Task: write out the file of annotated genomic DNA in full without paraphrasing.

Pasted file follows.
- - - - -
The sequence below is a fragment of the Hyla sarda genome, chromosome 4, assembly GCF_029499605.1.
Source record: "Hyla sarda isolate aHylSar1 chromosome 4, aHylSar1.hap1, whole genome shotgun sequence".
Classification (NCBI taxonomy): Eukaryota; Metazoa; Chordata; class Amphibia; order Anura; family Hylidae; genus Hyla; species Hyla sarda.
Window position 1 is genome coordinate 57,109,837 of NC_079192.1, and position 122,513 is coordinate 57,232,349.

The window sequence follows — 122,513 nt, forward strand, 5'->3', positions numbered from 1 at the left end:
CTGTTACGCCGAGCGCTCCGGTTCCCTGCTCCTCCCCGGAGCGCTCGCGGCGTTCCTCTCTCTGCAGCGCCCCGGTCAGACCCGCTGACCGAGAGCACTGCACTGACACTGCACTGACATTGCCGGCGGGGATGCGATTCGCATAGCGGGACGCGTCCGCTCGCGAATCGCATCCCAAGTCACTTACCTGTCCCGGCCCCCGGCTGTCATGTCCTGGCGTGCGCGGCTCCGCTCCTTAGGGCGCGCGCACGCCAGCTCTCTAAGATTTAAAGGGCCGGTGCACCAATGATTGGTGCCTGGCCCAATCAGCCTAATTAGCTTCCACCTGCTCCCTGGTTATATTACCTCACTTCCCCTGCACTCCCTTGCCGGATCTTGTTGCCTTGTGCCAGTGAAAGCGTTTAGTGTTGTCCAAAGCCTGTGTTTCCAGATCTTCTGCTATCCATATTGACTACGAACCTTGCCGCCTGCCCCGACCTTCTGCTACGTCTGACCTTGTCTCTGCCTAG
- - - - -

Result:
The sequence below is a fragment of the Hyla sarda genome, chromosome 4, assembly GCF_029499605.1.
Source record: "Hyla sarda isolate aHylSar1 chromosome 4, aHylSar1.hap1, whole genome shotgun sequence".
Classification (NCBI taxonomy): Eukaryota; Metazoa; Chordata; class Amphibia; order Anura; family Hylidae; genus Hyla; species Hyla sarda.
Window position 1 is genome coordinate 57,109,837 of NC_079192.1, and position 122,513 is coordinate 57,232,349.

The window sequence follows — 122,513 nt, forward strand, 5'->3', positions numbered from 1 at the left end:
CTGTTACGCCGAGCGCTCCGGTTCCCTGCTCCTCCCCGGAGCGCTCGCGGCGTTCCTCTCTCTGCAGCGCCCCGGTCAGACCCGCTGACCGAGAGCACTGCACTGACACTGCACTGACATTGCCGGCGGGGATGCGATTCGCATAGCGGGACGCGTCCGCTCGCGAATCGCATCCCAAGTCACTTACCTGTCCCGGCCCCCGGCTGTCATGTCCTGGCGTGCGCGGCTCCGCTCCTTAGGGCGCGCGCACGCCAGCTCTCTAAGATTTAAAGGGCCGGTGCACCAATGATTGGTGCCTGGCCCAATCAGCCTAATTAGCTTCCACCTGCTCCCTGGTTATATTACCTCACTTCCCCTGCACTCCCTTGCCGGATCTTGTTGCCTTGTGCCAGTGAAAGCGTTTAGTGTTGTCCAAAGCCTGTGTTTCCAGATCTTCTGCTATCCATATTGACTACGAACCTTGCCGCCTGCCCCGACCTTCTGCTACGTCTGACCTTGTCTCTGCCTAG